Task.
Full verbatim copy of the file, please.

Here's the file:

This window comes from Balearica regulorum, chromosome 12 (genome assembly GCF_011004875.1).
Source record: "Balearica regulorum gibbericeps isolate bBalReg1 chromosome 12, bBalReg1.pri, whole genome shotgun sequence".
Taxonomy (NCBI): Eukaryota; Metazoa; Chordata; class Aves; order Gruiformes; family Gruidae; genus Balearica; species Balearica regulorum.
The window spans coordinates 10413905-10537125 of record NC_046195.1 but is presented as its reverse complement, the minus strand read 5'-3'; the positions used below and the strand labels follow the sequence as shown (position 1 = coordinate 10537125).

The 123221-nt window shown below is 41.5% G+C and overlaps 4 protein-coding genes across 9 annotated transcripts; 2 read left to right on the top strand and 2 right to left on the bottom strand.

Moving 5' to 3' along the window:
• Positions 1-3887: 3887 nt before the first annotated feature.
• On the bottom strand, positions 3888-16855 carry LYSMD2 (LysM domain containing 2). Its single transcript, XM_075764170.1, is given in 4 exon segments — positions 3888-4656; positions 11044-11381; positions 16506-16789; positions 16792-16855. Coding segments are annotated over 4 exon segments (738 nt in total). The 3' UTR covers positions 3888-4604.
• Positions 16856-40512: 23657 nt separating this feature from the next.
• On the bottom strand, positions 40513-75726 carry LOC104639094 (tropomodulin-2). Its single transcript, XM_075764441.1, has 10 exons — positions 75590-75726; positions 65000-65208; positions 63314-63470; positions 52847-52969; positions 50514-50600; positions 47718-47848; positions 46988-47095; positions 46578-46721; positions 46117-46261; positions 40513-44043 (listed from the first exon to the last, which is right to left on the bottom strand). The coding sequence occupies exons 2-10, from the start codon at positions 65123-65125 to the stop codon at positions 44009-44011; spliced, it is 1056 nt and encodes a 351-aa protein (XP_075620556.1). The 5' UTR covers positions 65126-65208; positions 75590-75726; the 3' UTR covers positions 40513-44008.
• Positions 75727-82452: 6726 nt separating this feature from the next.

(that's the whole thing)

This window comes from Balearica regulorum, chromosome 12 (genome assembly GCF_011004875.1).
Source record: "Balearica regulorum gibbericeps isolate bBalReg1 chromosome 12, bBalReg1.pri, whole genome shotgun sequence".
Taxonomy (NCBI): Eukaryota; Metazoa; Chordata; class Aves; order Gruiformes; family Gruidae; genus Balearica; species Balearica regulorum.
The window spans coordinates 10413905-10537125 of record NC_046195.1 but is presented as its reverse complement, the minus strand read 5'-3'; the positions used below and the strand labels follow the sequence as shown (position 1 = coordinate 10537125).

The 123221-nt window shown below is 41.5% G+C and overlaps 4 protein-coding genes across 9 annotated transcripts; 2 read left to right on the top strand and 2 right to left on the bottom strand.

Moving 5' to 3' along the window:
• Positions 1-3887: 3887 nt before the first annotated feature.
• On the bottom strand, positions 3888-16855 carry LYSMD2 (LysM domain containing 2). Its single transcript, XM_075764170.1, is given in 4 exon segments — positions 3888-4656; positions 11044-11381; positions 16506-16789; positions 16792-16855. Coding segments are annotated over 4 exon segments (738 nt in total). The 3' UTR covers positions 3888-4604.
• Positions 16856-40512: 23657 nt separating this feature from the next.
• On the bottom strand, positions 40513-75726 carry LOC104639094 (tropomodulin-2). Its single transcript, XM_075764441.1, has 10 exons — positions 75590-75726; positions 65000-65208; positions 63314-63470; positions 52847-52969; positions 50514-50600; positions 47718-47848; positions 46988-47095; positions 46578-46721; positions 46117-46261; positions 40513-44043 (listed from the first exon to the last, which is right to left on the bottom strand). The coding sequence occupies exons 2-10, from the start codon at positions 65123-65125 to the stop codon at positions 44009-44011; spliced, it is 1056 nt and encodes a 351-aa protein (XP_075620556.1). The 5' UTR covers positions 65126-65208; positions 75590-75726; the 3' UTR covers positions 40513-44008.
• Positions 75727-82452: 6726 nt separating this feature from the next.